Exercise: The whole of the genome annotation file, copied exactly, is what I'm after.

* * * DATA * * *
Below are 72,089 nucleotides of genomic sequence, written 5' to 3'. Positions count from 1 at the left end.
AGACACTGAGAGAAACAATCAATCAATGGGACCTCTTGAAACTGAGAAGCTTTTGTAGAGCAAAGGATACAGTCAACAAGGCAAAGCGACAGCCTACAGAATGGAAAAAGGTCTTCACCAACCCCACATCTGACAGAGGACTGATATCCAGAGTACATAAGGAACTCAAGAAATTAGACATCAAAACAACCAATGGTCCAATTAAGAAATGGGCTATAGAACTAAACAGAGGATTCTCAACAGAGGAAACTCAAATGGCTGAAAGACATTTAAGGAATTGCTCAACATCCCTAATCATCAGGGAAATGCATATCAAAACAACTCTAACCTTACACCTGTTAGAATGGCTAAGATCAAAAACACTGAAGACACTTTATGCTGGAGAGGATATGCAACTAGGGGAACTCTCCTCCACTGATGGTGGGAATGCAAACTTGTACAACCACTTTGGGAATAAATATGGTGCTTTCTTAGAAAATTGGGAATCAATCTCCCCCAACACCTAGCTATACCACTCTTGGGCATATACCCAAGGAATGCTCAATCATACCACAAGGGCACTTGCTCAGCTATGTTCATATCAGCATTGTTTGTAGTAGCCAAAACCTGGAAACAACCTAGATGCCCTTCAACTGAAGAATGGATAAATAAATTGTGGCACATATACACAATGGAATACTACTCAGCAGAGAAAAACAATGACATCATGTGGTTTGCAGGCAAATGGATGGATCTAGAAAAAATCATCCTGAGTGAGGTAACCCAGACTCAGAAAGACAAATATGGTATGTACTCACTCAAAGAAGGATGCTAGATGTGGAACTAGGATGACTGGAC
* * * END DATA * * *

Below are 72,089 nucleotides of genomic sequence, written 5' to 3'. Positions count from 1 at the left end.
AGACACTGAGAGAAACAATCAATCAATGGGACCTCTTGAAACTGAGAAGCTTTTGTAGAGCAAAGGATACAGTCAACAAGGCAAAGCGACAGCCTACAGAATGGAAAAAGGTCTTCACCAACCCCACATCTGACAGAGGACTGATATCCAGAGTACATAAGGAACTCAAGAAATTAGACATCAAAACAACCAATGGTCCAATTAAGAAATGGGCTATAGAACTAAACAGAGGATTCTCAACAGAGGAAACTCAAATGGCTGAAAGACATTTAAGGAATTGCTCAACATCCCTAATCATCAGGGAAATGCATATCAAAACAACTCTAACCTTACACCTGTTAGAATGGCTAAGATCAAAAACACTGAAGACACTTTATGCTGGAGAGGATATGCAACTAGGGGAACTCTCCTCCACTGATGGTGGGAATGCAAACTTGTACAACCACTTTGGGAATAAATATGGTGCTTTCTTAGAAAATTGGGAATCAATCTCCCCCAACACCTAGCTATACCACTCTTGGGCATATACCCAAGGAATGCTCAATCATACCACAAGGGCACTTGCTCAGCTATGTTCATATCAGCATTGTTTGTAGTAGCCAAAACCTGGAAACAACCTAGATGCCCTTCAACTGAAGAATGGATAAATAAATTGTGGCACATATACACAATGGAATACTACTCAGCAGAGAAAAACAATGACATCATGTGGTTTGCAGGCAAATGGATGGATCTAGAAAAAATCATCCTGAGTGAGGTAACCCAGACTCAGAAAGACAAATATGGTATGTACTCACTCAAAGAAGGATGCTAGATGTGGAACTAGGATGACTGGAC